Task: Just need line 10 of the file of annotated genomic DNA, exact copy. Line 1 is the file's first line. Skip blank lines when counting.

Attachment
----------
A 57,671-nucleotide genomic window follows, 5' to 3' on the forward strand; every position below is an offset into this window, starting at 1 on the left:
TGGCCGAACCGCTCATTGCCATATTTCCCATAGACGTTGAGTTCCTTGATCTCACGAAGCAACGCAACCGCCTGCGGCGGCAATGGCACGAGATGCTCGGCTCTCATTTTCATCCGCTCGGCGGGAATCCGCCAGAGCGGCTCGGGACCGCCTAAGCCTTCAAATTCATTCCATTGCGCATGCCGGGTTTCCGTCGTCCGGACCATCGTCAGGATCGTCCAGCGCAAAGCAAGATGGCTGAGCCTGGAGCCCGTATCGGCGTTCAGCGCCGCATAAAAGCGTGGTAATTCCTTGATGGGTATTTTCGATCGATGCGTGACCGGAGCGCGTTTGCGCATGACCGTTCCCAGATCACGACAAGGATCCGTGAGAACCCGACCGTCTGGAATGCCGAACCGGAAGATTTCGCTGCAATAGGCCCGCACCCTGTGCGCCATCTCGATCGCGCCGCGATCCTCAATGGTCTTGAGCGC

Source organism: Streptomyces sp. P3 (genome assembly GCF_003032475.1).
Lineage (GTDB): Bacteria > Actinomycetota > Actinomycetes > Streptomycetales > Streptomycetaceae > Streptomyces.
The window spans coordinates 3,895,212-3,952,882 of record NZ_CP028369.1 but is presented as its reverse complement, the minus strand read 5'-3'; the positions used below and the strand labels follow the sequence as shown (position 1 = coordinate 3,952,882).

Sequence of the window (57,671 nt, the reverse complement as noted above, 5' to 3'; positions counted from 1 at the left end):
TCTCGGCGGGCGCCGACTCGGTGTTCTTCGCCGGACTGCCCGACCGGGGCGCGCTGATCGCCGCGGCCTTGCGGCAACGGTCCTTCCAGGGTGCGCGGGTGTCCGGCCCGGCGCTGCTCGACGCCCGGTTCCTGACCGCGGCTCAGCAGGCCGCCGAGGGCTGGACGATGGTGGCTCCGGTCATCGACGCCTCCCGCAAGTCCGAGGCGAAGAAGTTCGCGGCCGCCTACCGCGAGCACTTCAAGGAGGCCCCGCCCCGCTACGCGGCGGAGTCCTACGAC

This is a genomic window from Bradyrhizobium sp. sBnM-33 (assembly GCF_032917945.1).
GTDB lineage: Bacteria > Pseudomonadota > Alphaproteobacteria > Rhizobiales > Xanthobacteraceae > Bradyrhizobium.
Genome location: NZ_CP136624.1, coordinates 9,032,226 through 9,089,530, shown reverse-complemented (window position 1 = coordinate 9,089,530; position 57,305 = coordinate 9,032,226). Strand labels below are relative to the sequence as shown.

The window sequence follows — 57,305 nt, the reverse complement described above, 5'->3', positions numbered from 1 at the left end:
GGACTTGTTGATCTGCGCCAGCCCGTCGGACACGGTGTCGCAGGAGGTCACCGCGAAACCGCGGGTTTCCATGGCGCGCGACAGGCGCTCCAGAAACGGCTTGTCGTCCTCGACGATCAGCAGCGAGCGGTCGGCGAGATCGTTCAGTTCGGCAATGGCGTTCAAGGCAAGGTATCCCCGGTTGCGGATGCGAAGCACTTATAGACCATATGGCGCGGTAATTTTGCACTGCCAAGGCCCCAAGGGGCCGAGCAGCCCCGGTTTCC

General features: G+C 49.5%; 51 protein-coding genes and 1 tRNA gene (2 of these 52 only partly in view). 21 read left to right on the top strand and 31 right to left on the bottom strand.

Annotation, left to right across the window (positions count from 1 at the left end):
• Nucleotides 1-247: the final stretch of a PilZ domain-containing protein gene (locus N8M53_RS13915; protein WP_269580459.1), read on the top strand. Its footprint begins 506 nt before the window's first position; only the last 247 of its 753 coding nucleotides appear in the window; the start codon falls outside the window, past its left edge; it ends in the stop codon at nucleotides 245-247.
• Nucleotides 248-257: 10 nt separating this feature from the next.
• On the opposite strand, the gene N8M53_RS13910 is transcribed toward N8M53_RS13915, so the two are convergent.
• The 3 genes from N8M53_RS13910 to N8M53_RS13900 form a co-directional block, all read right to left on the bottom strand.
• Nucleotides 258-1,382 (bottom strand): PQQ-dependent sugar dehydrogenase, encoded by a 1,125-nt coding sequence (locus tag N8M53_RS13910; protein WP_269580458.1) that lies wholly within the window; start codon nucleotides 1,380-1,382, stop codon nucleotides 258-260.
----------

Genome location: NZ_CP136624.1, coordinates 9,032,226 through 9,089,530, shown reverse-complemented (window position 1 = coordinate 9,089,530; position 57,305 = coordinate 9,032,226). Strand labels below are relative to the sequence as shown.